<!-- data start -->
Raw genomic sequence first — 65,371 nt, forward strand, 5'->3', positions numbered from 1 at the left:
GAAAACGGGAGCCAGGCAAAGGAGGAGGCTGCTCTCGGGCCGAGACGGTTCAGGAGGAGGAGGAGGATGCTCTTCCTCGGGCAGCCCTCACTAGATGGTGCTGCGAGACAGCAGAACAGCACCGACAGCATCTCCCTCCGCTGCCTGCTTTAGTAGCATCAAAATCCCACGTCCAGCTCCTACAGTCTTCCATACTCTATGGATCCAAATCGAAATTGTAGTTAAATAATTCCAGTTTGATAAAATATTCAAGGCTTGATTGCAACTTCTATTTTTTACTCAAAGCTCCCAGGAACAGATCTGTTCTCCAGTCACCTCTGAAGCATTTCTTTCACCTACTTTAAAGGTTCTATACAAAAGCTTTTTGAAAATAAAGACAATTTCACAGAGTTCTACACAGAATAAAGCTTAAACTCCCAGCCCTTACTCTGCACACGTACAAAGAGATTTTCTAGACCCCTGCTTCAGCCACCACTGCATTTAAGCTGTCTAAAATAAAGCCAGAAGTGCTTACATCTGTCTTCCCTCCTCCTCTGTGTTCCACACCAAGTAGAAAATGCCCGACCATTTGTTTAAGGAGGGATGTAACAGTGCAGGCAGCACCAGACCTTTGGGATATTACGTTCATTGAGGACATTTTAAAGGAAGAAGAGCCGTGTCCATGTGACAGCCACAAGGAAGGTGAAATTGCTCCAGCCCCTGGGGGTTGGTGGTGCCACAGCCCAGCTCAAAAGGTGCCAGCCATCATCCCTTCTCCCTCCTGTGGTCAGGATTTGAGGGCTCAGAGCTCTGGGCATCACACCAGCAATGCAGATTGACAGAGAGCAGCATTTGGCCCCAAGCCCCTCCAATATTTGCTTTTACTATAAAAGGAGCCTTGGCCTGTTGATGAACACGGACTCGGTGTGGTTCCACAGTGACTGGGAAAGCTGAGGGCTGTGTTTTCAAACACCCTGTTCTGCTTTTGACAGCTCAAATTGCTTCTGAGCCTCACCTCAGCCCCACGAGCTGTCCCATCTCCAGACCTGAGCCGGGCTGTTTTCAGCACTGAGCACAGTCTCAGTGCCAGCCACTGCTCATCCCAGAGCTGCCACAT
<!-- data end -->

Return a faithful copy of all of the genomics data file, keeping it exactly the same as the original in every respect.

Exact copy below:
Raw genomic sequence first — 65,371 nt, forward strand, 5'->3', positions numbered from 1 at the left:
GAAAACGGGAGCCAGGCAAAGGAGGAGGCTGCTCTCGGGCCGAGACGGTTCAGGAGGAGGAGGAGGATGCTCTTCCTCGGGCAGCCCTCACTAGATGGTGCTGCGAGACAGCAGAACAGCACCGACAGCATCTCCCTCCGCTGCCTGCTTTAGTAGCATCAAAATCCCACGTCCAGCTCCTACAGTCTTCCATACTCTATGGATCCAAATCGAAATTGTAGTTAAATAATTCCAGTTTGATAAAATATTCAAGGCTTGATTGCAACTTCTATTTTTTACTCAAAGCTCCCAGGAACAGATCTGTTCTCCAGTCACCTCTGAAGCATTTCTTTCACCTACTTTAAAGGTTCTATACAAAAGCTTTTTGAAAATAAAGACAATTTCACAGAGTTCTACACAGAATAAAGCTTAAACTCCCAGCCCTTACTCTGCACACGTACAAAGAGATTTTCTAGACCCCTGCTTCAGCCACCACTGCATTTAAGCTGTCTAAAATAAAGCCAGAAGTGCTTACATCTGTCTTCCCTCCTCCTCTGTGTTCCACACCAAGTAGAAAATGCCCGACCATTTGTTTAAGGAGGGATGTAACAGTGCAGGCAGCACCAGACCTTTGGGATATTACGTTCATTGAGGACATTTTAAAGGAAGAAGAGCCGTGTCCATGTGACAGCCACAAGGAAGGTGAAATTGCTCCAGCCCCTGGGGGTTGGTGGTGCCACAGCCCAGCTCAAAAGGTGCCAGCCATCATCCCTTCTCCCTCCTGTGGTCAGGATTTGAGGGCTCAGAGCTCTGGGCATCACACCAGCAATGCAGATTGACAGAGAGCAGCATTTGGCCCCAAGCCCCTCCAATATTTGCTTTTACTATAAAAGGAGCCTTGGCCTGTTGATGAACACGGACTCGGTGTGGTTCCACAGTGACTGGGAAAGCTGAGGGCTGTGTTTTCAAACACCCTGTTCTGCTTTTGACAGCTCAAATTGCTTCTGAGCCTCACCTCAGCCCCACGAGCTGTCCCATCTCCAGACCTGAGCCGGGCTGTTTTCAGCACTGAGCACAGTCTCAGTGCCAGCCACTGCTCATCCCAGAGCTGCCACAT